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Canada: Back in the Arms Control and Disarmament Game?



by Marius Grinius

March 23, 2016

Recent visits to Ottawa by the United Nations Secretary-General and the UN High Commissioner for Human Rights symbolized Canada’s welcome return to the wide spectrum of UN-related multilateral engagement. Foreign Minister Dion further confirmed Canada’s re-engagement when he addressed the high-level segment of the Conference on Disarmament in Geneva in early March.

He confirmed that Canada will accede to the long-overdue Arms Trade Treaty. He noted Canada’s participation in the International Partnership for Nuclear Disarmament Verification, a United States initiative, which aims to ensure that any future nuclear disarmament verification regime will be credible.

He also stated that Canada will push again for a Fissile Material Cut-off Treaty that would verifiably ban the production of nuclear materials used in the manufacture of nuclear weapons, an issue made more urgent by North Korea’s recent fourth nuclear test. Canada also participates in the Open-ended Working Group towards a Nuclear Weapons Convention which will ban all nuclear weapons.

Canada’s return to the international arms control and disarmament game, or ACD game, is welcome by many. Canada will, however, face a number of challenges.

Canada began its retreat from the multilateral ACD world in 2000, when it shut down its world-class Verification Research Program because of budget constraints. This program, essentially deriving from Prime Minister Pierre Trudeau’s peace initiative efforts in the early 1980s, established Canada’s international name in arms control verification by addressing substantive arms control issues.

Through research grants, it also encouraged an entire generation of Canadian academics to become specialists in international security issues. The program also engaged key Canadian companies such as SPAR Aerospace and MacDonald Dettwiler, global leaders in satellite technology.

While Canada did continue to support a number of security initiatives such as the Proliferation Security Initiative, it generally became less active in the bigger ACD world. Fortunately, the vacuum created by Canada has been filled by activist countries led by Australia, Austria, Norway, Japan, Indonesia, Ireland, Mexico and others.

It will take time, resources and expertise for Canada to re-establish its global ACD credentials.

Although Canada historically has been a strong proponent of nuclear non-proliferation, it cast a negative vote, along with the US and UK, at the 2015 Nuclear Non-Proliferation Treaty Review Conference thereby increasing doubt about the future of the non-proliferation regime.

Minister Dion argued that further political and legal steps in the context of the treaty could be taken. But most of the measures he listed have been discussed for decades without much progress. For example, continuing work to universalize the treaty is a fine aspiration; but nuclear weapons states India, Pakistan, Israel and North Korea have no intention of joining it. Canada’s nuclear co-operation agreement with India has not enhanced Canada’s nuclear non-proliferation credentials.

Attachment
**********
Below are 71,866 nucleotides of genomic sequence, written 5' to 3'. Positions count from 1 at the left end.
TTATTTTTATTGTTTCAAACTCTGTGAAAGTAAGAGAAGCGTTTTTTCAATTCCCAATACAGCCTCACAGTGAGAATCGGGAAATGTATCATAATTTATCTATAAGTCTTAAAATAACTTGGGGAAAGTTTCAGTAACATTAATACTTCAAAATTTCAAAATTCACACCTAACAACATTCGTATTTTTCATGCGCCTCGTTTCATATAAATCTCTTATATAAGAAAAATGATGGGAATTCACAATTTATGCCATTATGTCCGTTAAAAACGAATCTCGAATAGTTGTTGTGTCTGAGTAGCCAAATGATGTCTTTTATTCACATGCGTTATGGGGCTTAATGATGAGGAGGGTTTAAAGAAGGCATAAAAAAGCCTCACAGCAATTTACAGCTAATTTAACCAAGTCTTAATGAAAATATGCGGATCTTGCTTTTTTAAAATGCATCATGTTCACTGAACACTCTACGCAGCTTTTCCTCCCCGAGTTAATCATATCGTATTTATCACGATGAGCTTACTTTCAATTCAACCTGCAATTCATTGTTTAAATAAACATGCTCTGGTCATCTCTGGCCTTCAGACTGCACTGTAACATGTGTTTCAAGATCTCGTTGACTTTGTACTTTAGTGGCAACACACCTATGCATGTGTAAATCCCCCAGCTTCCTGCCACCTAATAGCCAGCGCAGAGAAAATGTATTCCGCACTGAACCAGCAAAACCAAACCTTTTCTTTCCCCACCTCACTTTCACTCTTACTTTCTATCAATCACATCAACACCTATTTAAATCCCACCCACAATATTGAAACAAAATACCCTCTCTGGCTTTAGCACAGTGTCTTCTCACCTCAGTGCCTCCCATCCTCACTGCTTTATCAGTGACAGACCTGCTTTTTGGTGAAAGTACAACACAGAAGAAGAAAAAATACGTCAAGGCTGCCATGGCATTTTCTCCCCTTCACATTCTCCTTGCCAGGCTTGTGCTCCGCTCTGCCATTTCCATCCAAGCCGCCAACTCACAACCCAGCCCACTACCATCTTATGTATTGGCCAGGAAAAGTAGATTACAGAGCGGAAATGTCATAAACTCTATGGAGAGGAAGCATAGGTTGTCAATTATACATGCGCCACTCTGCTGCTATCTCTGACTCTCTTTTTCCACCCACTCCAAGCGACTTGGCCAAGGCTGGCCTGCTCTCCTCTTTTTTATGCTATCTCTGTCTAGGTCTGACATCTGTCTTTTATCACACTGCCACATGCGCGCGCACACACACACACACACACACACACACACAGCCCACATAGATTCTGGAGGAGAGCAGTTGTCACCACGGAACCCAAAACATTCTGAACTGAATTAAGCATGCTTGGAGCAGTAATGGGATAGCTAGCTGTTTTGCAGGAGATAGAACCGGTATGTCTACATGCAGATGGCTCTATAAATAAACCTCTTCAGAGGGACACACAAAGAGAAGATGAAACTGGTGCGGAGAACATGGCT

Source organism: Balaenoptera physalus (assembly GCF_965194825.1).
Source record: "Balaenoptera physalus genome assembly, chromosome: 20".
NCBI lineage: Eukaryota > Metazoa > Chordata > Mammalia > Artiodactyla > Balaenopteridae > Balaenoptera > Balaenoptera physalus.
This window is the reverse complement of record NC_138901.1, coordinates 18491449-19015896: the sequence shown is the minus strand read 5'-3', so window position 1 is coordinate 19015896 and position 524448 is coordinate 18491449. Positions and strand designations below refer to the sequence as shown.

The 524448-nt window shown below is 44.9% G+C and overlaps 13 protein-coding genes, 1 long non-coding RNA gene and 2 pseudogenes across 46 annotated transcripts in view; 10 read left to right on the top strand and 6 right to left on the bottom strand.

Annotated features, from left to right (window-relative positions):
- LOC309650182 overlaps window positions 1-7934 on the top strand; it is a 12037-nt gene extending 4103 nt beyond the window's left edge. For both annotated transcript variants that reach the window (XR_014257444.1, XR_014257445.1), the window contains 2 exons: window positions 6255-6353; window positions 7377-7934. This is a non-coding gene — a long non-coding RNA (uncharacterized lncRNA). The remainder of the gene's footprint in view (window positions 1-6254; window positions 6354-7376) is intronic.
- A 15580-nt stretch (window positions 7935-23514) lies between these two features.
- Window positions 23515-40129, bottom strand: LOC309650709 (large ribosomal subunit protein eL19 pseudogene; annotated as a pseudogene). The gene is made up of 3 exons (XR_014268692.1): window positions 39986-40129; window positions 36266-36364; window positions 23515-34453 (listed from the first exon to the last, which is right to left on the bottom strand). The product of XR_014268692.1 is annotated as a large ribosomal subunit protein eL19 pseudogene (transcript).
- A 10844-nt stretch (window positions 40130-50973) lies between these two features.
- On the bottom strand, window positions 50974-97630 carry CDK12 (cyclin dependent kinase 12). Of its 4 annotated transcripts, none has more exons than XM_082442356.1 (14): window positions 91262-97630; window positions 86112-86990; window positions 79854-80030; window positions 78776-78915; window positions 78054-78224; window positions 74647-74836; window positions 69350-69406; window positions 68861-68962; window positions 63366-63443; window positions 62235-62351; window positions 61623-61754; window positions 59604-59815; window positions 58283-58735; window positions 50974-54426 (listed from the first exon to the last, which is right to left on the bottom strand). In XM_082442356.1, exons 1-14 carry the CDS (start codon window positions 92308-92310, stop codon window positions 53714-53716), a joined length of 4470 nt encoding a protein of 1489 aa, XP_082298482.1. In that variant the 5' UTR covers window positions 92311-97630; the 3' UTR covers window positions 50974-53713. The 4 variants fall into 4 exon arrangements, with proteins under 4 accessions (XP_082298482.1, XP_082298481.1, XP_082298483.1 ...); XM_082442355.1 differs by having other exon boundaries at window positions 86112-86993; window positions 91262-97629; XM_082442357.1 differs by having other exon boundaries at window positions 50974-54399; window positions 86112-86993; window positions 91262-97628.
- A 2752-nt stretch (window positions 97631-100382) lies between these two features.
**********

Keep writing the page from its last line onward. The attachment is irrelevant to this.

A bigger arms control challenge is the planned modernization of their respective nuclear weapon inventories by the US, Russia, China and UK. Peace groups were disappointed that Minister Dion, while lambasting the dysfunctionality of the Conference on Disarmament, called for setting realistic objectives and taking contemporary strategic realities into account.

He said, “Preaching total disarmament is not one of these realistic objectives.” He is quite right, given Canada’s treaty commitments to the North Atlantic Treaty Organization and to the US, its most important security partner.

Canada should, however, call for a review of NATO’s doctrine of nuclear deterrence.

Nuclear weapons will not go away anytime soon given old military thinking. At the same time, conventional munitions are becoming more accurate, faster and more deadly to the point where they can destroy targets that once were reserved for nuclear strikes. Indeed, the utility of nuclear weapon use must be questioned when future battlegrounds will be cyberspace and outer space where no arms control regimes exist. Why nuke a city when you can paralyze its electricity, water, heating and communications infrastructure?

Canada must be ready to bring real substance to the 21st century’s arms control dialogue.

Marius Grinius is the former Canadian Ambassador to the UN and Conference on Disarmament in Geneva (2007 – 2011). He is a Fellow at the Canadian Global Affairs Institute.

Photo credit: The Hill Times: Jake Wright

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